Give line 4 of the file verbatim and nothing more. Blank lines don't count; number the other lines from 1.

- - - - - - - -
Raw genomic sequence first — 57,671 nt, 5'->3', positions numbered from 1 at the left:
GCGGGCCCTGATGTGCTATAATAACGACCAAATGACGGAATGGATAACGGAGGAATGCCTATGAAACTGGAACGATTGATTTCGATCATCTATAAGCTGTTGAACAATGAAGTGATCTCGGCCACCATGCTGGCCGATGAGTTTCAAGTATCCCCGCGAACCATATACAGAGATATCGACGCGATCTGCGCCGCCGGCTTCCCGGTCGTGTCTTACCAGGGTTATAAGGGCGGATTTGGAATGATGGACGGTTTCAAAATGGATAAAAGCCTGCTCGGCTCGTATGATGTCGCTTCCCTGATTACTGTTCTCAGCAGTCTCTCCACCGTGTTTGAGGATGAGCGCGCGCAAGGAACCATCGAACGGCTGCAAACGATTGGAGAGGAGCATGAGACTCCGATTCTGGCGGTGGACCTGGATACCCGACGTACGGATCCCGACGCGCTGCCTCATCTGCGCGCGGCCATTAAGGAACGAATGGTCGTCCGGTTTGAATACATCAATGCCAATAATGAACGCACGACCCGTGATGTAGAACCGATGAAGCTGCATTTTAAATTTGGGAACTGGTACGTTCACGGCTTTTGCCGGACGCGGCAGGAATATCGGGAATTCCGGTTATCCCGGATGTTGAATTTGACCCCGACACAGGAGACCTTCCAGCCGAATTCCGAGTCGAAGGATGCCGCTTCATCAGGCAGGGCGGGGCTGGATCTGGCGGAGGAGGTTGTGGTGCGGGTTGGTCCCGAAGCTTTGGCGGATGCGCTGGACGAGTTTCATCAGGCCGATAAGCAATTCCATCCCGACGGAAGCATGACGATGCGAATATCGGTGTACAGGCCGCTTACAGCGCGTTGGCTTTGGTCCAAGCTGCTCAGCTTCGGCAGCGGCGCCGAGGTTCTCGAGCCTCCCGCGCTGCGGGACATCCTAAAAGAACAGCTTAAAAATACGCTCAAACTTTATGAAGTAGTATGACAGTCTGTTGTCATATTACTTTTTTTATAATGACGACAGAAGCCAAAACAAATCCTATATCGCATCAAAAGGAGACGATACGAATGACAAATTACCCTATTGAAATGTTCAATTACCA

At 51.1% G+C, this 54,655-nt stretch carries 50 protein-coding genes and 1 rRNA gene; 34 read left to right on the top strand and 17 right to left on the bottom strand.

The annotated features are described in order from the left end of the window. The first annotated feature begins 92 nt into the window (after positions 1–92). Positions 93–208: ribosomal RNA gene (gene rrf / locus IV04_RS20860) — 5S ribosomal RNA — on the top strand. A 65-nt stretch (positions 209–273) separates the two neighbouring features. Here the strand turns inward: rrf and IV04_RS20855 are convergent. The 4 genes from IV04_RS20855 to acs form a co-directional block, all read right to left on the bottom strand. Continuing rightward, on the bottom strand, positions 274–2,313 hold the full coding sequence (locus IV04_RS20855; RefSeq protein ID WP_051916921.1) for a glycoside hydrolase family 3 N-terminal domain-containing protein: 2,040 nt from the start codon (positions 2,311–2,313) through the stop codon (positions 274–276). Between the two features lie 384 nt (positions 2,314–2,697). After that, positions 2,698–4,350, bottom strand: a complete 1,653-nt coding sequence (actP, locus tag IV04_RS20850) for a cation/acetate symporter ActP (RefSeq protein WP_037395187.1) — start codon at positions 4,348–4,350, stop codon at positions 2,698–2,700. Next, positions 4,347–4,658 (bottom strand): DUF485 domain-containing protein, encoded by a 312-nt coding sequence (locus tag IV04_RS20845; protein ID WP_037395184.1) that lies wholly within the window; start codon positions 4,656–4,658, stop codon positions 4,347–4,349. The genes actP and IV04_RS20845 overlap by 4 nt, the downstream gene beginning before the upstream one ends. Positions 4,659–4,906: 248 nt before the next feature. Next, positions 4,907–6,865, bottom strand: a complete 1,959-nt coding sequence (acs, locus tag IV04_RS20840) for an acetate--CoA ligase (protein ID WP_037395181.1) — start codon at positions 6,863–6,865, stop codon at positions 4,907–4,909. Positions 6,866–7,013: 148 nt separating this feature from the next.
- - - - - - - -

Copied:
The annotated features are described in order from the left end of the window. The first annotated feature begins 92 nt into the window (after positions 1–92). Positions 93–208: ribosomal RNA gene (gene rrf / locus IV04_RS20860) — 5S ribosomal RNA — on the top strand. A 65-nt stretch (positions 209–273) separates the two neighbouring features. Here the strand turns inward: rrf and IV04_RS20855 are convergent. The 4 genes from IV04_RS20855 to acs form a co-directional block, all read right to left on the bottom strand. Continuing rightward, on the bottom strand, positions 274–2,313 hold the full coding sequence (locus IV04_RS20855; RefSeq protein ID WP_051916921.1) for a glycoside hydrolase family 3 N-terminal domain-containing protein: 2,040 nt from the start codon (positions 2,311–2,313) through the stop codon (positions 274–276). Between the two features lie 384 nt (positions 2,314–2,697). After that, positions 2,698–4,350, bottom strand: a complete 1,653-nt coding sequence (actP, locus tag IV04_RS20850) for a cation/acetate symporter ActP (RefSeq protein WP_037395187.1) — start codon at positions 4,348–4,350, stop codon at positions 2,698–2,700. Next, positions 4,347–4,658 (bottom strand): DUF485 domain-containing protein, encoded by a 312-nt coding sequence (locus tag IV04_RS20845; protein ID WP_037395184.1) that lies wholly within the window; start codon positions 4,656–4,658, stop codon positions 4,347–4,349. The genes actP and IV04_RS20845 overlap by 4 nt, the downstream gene beginning before the upstream one ends. Positions 4,659–4,906: 248 nt before the next feature. Next, positions 4,907–6,865, bottom strand: a complete 1,959-nt coding sequence (acs, locus tag IV04_RS20840) for an acetate--CoA ligase (protein ID WP_037395181.1) — start codon at positions 6,863–6,865, stop codon at positions 4,907–4,909. Positions 6,866–7,013: 148 nt separating this feature from the next.